For 'The Enchanted Palace' Vivienne Westwood, Stephen Jones, Aminaka Wilmont, William Tempest, Boudicca and illustrator/set designer Echo Morgan have each been assigned a room and will make costumes in response to the setting and the princesses who lived there. Westwood is making "a dress for a rebellious princess" inspired by Princess Charlotte, daughter of King George IV, Jones will display his hats in the Privy Chamber inspired by 18th-century busts, Wilmont's "dress of tears" is based on the tradition of mourners collecting tears, Tempest has Queen Victoria's bedroom and is creating a dress echoing the oriental bird pattern of the wallpaper, Boudicca will show "dresses the colour of time" and Morgan's "dress of the world" will be decorated with prints of antique maps.     

History, theatrical set design and my favourite designers – what more could I ask for.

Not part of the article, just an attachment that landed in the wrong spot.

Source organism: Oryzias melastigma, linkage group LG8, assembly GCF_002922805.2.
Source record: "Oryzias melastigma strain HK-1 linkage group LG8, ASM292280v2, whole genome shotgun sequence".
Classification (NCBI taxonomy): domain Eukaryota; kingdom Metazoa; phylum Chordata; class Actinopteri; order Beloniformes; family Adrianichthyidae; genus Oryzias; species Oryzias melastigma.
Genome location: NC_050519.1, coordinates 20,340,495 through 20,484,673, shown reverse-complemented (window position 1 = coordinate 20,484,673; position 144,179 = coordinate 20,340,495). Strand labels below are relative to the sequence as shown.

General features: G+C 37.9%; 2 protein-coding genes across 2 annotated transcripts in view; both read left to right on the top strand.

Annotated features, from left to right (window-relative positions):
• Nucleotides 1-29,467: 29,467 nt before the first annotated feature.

Director Jean-Pierre Jeunet has done it again; created another film as loveable as his previous hit Amelie (2001). I went to see the new release of Micmacs and am still marveling at Jeunet's character-building techniques, brand of French humour, visual aesthetic and childlike imagination. 

The plot involves eight misfits who recycle scrap in their Batcave-esque workshop, one of whom is the main character, Bazil. They all embark on an adventure to help Bazil get revenge against two arms dealers responsible for his father's death from a land mine and the stray bullet that's buried in his head.